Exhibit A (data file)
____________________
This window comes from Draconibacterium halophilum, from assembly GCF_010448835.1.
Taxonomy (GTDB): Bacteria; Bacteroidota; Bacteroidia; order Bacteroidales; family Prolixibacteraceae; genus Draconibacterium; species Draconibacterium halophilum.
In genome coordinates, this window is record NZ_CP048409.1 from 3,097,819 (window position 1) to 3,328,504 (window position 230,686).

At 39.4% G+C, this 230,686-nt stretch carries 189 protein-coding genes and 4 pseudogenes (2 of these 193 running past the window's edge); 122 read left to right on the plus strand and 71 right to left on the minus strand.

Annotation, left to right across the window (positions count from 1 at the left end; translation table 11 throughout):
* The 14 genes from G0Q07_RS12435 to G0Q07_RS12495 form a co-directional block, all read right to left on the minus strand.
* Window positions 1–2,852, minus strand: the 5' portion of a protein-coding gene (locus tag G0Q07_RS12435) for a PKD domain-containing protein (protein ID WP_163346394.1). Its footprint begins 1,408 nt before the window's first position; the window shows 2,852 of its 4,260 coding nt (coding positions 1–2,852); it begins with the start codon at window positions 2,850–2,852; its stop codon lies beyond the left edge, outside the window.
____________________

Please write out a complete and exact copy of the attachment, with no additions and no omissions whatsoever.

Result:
This window comes from Draconibacterium halophilum, from assembly GCF_010448835.1.
Taxonomy (GTDB): Bacteria; Bacteroidota; Bacteroidia; order Bacteroidales; family Prolixibacteraceae; genus Draconibacterium; species Draconibacterium halophilum.
In genome coordinates, this window is record NZ_CP048409.1 from 3,097,819 (window position 1) to 3,328,504 (window position 230,686).

At 39.4% G+C, this 230,686-nt stretch carries 189 protein-coding genes and 4 pseudogenes (2 of these 193 running past the window's edge); 122 read left to right on the plus strand and 71 right to left on the minus strand.

Annotation, left to right across the window (positions count from 1 at the left end; translation table 11 throughout):
* The 14 genes from G0Q07_RS12435 to G0Q07_RS12495 form a co-directional block, all read right to left on the minus strand.
* Window positions 1–2,852, minus strand: the 5' portion of a protein-coding gene (locus tag G0Q07_RS12435) for a PKD domain-containing protein (protein ID WP_163346394.1). Its footprint begins 1,408 nt before the window's first position; the window shows 2,852 of its 4,260 coding nt (coding positions 1–2,852); it begins with the start codon at window positions 2,850–2,852; its stop codon lies beyond the left edge, outside the window.